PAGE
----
FORT WAYNE, Ind. (WANE) – It has been awhile since substantial rainfall fell across northeast Indiana and northwest Ohio. Before some light rain passed through Saturday night, Fort Wayne had not seen measurable rainfall since the derecho moved through on June 13th.

This lack of rainfall is one factor in a ‘flash drought’ that is developing across the area. According to Rachel Cobb, National Weather Service Northern Indiana Observing Program Leader and Forecast Meteorologist, flash drought is the rapid intensification of drought. It is set in motion by below normal precipitation rates, abnormally high temperatures, wind, and radiation. The state of crops, the amount of soil moisture, and how much water is in wells and aquifers are examined to determine the strength of the drought and speed of developing drought conditions.

The term was first used in 2002, but it did not start gaining momentum and being widely researched until 2020 after a large-scale flash drought occurred in the southeast United States in 2019.

Flash drought is different from a typical seasonal summer drought. It happens around here every few years, with the last extreme flash drought happening back in 2012. That year, the area went from no drought in April to extreme drought by late June. Thankfully, this year’s flash drought is mild so far, with only part of the area developing abnormally dry conditions. Another positive aspect of this drought is that the onset of the drought waited until after the crops were planted.

Flash droughts are more common in the Great Plains and the western portions of the Midwest. These locations tend to get hotter and drier than us. These locations stand a higher chance of seeing a drought of greater severity as the summer goes on. All of our area though will likely see the drought expand by some degree throughout the rest of the summer. Fort Wayne remains around 4 inches below normal for precipitation this year. Visit this link to view the latest version of the drought monitor.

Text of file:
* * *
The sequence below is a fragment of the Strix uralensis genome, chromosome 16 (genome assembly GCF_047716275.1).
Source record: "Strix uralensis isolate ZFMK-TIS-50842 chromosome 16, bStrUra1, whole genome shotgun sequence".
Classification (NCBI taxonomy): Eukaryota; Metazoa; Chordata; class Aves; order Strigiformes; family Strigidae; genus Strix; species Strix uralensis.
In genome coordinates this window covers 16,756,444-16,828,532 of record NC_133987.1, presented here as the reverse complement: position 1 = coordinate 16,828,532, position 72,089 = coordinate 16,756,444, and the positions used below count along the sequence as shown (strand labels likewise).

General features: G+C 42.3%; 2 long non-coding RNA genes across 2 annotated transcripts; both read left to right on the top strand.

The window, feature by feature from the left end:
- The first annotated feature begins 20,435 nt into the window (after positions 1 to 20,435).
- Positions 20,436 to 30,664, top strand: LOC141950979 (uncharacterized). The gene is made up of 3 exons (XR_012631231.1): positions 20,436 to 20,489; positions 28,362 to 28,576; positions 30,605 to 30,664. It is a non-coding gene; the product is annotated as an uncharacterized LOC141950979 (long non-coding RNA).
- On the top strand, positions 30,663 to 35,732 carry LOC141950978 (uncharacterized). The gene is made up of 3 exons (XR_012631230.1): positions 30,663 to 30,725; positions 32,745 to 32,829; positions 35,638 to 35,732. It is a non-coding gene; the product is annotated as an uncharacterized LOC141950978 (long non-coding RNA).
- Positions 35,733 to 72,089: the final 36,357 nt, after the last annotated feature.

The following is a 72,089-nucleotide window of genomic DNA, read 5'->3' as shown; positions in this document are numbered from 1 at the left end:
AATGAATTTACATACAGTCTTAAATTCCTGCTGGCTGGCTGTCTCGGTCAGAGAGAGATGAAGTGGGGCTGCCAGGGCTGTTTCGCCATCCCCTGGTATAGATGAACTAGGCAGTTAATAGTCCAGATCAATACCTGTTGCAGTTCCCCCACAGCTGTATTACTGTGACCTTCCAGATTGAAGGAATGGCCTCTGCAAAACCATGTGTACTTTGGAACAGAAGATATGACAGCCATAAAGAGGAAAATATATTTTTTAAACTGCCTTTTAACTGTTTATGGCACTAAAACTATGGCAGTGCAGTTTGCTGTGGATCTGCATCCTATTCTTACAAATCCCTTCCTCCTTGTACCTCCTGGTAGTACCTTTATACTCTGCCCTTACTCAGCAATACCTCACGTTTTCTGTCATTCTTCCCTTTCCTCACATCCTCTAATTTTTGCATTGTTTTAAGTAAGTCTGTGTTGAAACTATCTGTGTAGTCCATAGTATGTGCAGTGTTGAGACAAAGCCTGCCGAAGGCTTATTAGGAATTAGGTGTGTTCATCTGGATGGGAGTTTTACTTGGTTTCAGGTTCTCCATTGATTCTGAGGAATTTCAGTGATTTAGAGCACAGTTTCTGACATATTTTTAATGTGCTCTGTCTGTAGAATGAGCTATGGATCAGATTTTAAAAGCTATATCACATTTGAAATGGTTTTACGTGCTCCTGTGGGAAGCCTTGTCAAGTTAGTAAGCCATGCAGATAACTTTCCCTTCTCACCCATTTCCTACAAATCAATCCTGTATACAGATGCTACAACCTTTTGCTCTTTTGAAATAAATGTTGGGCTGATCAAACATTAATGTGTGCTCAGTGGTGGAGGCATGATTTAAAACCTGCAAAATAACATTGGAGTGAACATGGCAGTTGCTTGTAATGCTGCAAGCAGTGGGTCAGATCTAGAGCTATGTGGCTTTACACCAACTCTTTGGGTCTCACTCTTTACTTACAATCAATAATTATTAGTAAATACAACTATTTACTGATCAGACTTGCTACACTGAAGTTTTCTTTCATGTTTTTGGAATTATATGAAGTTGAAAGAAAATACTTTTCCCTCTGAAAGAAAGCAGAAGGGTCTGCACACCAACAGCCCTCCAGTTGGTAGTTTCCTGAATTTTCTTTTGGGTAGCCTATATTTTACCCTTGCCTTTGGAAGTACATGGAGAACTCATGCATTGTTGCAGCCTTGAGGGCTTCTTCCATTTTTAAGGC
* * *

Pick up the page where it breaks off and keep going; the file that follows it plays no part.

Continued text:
Cobb says one study in particular is showing that flash droughts may be on the increase as global temperatures are rising. They are striking faster in the past two decades, with 33 to 46 percent of flash droughts emerging within only 5 days. This is an incredibly fast onset compared to a normal drought that takes months to even years to develop. Heat waves are taking us from no drought to drought in a very short amount of time. Click here to learn more about flash droughts.

Cobb recommends conserving water during this time. Take care of leaky faucets and do not run your dishwasher until it is full. You also can put your dishes in the dishwasher without rinsing them first. If you are watering your lawn, do it before 6 AM or after 7 PM when evaporation rates are lower.

If you would like to get involved, you can monitor and submit drought reports through CoCoRaHS. The weather service and other partners will use these reports to assess drought conditions. Visit this link to learn more.